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9 of Water - John Wemmick

with the Aged P. & Miss Skiffins


The Aged Parent; John Wemmick;

Miss Skiffins.


Great Expectations



   John Wemmick is a bill collector for the inscrutable lawyer Mr. Jaggers. The job sees him dealing with people in dire straights, many of whom are awaiting trial at Newgate Prison or already condemned to die. The job requires a hard-hearted disdain for all sympathy and sentimentality, which Wemmick evinces with skill, an expressionless face, and seeming ease. Poorly paid himself, one of his main concerns is with ”Portable Property” - whatever small articles of any value whatsoever a client may be holding on their person.


 Through their mutual relations with Mr. Jaggers, Wemmick comes to be on friendly terms with Pip. In his professional capacity, Wemmick advises Pip that he should acquire what Portable Property of his benefactor Magwitch he can, the convict's prospects at court being grim, since it is after-all what he wants for Pip. Instead, Pip takes what he considers to be the high road and sends back Magwitch's pocketbook, thereby forfeiting to the crown all the money Magwitch intended him to have. Pip is pleased with his actions, but Wemmick – declining to speculate on how much they owe to the young man's hubris – can only find Pip's actions needless and wasteful.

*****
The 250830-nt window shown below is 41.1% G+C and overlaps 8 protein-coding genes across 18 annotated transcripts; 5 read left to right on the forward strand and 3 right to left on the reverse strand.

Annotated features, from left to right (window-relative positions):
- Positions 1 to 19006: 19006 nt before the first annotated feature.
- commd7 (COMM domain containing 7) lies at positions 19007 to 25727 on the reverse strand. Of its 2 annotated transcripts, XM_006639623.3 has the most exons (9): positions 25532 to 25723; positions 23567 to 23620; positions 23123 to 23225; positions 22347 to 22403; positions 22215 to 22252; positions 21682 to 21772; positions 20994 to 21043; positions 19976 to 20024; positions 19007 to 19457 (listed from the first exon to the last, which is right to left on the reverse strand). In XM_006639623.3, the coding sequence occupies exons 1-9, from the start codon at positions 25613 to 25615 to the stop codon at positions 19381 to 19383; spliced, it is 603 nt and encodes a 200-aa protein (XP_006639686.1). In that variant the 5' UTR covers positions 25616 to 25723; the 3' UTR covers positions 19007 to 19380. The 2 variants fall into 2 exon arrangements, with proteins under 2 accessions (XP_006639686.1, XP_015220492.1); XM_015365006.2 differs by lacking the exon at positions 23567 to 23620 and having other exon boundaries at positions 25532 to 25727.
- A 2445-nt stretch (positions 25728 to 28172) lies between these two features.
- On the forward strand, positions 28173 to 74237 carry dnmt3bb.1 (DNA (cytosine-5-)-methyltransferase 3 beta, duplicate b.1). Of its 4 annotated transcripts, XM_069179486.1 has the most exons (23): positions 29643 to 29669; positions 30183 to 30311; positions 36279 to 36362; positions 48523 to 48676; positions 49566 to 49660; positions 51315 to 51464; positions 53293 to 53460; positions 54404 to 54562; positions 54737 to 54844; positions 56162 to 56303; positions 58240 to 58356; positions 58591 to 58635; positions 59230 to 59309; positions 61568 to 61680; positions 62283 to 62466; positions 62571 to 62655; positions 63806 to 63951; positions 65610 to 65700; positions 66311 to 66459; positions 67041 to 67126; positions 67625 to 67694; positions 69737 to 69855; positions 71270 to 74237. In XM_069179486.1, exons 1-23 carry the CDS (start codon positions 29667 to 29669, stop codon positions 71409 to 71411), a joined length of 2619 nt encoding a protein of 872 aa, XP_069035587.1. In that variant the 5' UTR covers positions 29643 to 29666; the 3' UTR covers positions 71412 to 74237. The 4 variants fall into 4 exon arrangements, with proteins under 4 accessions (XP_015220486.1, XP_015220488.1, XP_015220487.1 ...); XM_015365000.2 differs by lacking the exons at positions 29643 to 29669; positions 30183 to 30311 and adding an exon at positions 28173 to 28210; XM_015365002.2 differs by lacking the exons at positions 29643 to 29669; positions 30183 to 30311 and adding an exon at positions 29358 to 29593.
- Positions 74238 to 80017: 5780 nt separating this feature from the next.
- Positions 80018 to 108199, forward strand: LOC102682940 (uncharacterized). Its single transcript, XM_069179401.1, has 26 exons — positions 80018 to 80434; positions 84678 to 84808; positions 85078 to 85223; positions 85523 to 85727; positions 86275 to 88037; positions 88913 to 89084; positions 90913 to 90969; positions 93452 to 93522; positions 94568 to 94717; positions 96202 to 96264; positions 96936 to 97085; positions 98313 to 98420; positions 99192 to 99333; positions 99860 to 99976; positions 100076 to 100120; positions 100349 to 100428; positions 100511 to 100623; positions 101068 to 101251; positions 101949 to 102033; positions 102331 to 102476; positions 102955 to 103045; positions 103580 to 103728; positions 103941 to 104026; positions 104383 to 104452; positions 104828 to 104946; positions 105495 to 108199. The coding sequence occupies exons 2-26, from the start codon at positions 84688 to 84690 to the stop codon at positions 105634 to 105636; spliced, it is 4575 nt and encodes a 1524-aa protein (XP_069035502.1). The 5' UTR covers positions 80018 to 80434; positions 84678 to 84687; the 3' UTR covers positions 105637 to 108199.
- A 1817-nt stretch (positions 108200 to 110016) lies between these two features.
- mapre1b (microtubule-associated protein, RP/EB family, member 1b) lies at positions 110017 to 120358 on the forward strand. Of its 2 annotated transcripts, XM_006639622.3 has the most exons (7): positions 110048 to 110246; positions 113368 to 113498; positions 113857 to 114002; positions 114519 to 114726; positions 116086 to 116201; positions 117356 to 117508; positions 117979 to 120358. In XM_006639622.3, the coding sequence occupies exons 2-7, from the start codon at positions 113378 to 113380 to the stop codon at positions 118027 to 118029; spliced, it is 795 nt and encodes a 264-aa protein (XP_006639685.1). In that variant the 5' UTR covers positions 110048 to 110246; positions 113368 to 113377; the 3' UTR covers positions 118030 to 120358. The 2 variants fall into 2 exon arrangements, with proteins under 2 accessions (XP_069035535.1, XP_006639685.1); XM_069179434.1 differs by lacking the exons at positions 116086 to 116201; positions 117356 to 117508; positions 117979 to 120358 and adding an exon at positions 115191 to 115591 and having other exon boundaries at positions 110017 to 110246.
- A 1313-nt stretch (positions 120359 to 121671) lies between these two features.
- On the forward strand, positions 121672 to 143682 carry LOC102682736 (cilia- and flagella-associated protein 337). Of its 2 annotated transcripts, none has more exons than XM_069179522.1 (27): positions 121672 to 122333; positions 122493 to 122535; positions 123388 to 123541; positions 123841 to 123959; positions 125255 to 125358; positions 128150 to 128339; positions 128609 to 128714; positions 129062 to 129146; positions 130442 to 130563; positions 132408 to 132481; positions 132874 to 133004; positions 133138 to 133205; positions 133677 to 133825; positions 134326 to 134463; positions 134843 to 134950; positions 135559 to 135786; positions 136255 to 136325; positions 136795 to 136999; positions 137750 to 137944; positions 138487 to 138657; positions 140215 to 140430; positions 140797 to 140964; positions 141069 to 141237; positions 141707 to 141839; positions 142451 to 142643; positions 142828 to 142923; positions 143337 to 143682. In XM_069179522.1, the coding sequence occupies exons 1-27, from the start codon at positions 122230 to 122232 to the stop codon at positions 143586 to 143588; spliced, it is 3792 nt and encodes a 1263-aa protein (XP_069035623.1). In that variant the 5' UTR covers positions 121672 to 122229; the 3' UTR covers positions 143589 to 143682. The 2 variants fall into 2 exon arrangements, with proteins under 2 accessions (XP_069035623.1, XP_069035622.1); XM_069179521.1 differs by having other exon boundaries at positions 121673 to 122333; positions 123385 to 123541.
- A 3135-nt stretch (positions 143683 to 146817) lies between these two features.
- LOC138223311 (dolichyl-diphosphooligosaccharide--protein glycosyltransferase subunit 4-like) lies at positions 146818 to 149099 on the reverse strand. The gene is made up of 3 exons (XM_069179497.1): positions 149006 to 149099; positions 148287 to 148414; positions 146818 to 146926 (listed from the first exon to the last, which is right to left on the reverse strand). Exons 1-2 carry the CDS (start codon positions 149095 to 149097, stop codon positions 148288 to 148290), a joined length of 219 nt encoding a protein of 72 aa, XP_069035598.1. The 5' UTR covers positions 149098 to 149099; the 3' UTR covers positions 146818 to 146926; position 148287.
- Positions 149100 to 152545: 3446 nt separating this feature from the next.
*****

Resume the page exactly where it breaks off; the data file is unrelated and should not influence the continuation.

When Wemmick is not working, he spends all his time at a small house he owns in Walworth. There, his hard face softens as he delights in puttering around the house, fixing up the place, beautifying the yard. He has taken the idea that a man's home is his castle literally, installing sham gothic windows, a flagpole, a small canon, a short wooden drawbridge over a ditch out front, and castellated facades to the outside of the house. Wemmick's domestic personality is the complete opposite of his work persona – he is charming, generous, and totally at ease. Living alongside him in this domestic bliss is his father, whom Wemmick affectionately calls The Aged Parent, The Aged P., and sometimes just The Aged. The greatest joy in Wemmick's life, however, is Miss Skiffins. She is a shy, somewhat eccentric lady, in the habit of wearing loudly coloured dresses. When Pip meets her, he is amazed to observe Wemmick's demonstrative warmth and devotion to the woman, not to mention the sexual brio between two unexpected lovers – all of which Pip approves of wholeheartedly.


 While it may be a stretch to consider John Wemmick's working life “the best”, he certainly has the most of both worlds. He is the personification of the Victorian ideal of Separate Spheres: the complete dedication and immersion in one's public and private life while maintaining at the same time their strict segregation, thereby creating, in aggregate, the Whole Man. And while Dickens is clearly satirizing societal demands for such a split in a human's psyche, John Wemmick is, as many critics have pointed out, one of the author's most modern characters.


Shorthand : Well-being – safe and sound – self-satisfied – self-contained – emotional quid pro quo – I'm alright, Jack – portable probity – comme il faut – possible sentimentality – indulgences – dissociation – protectionism on a personal scale - overlooking the faults in others – leads to an abuse of hospitality.

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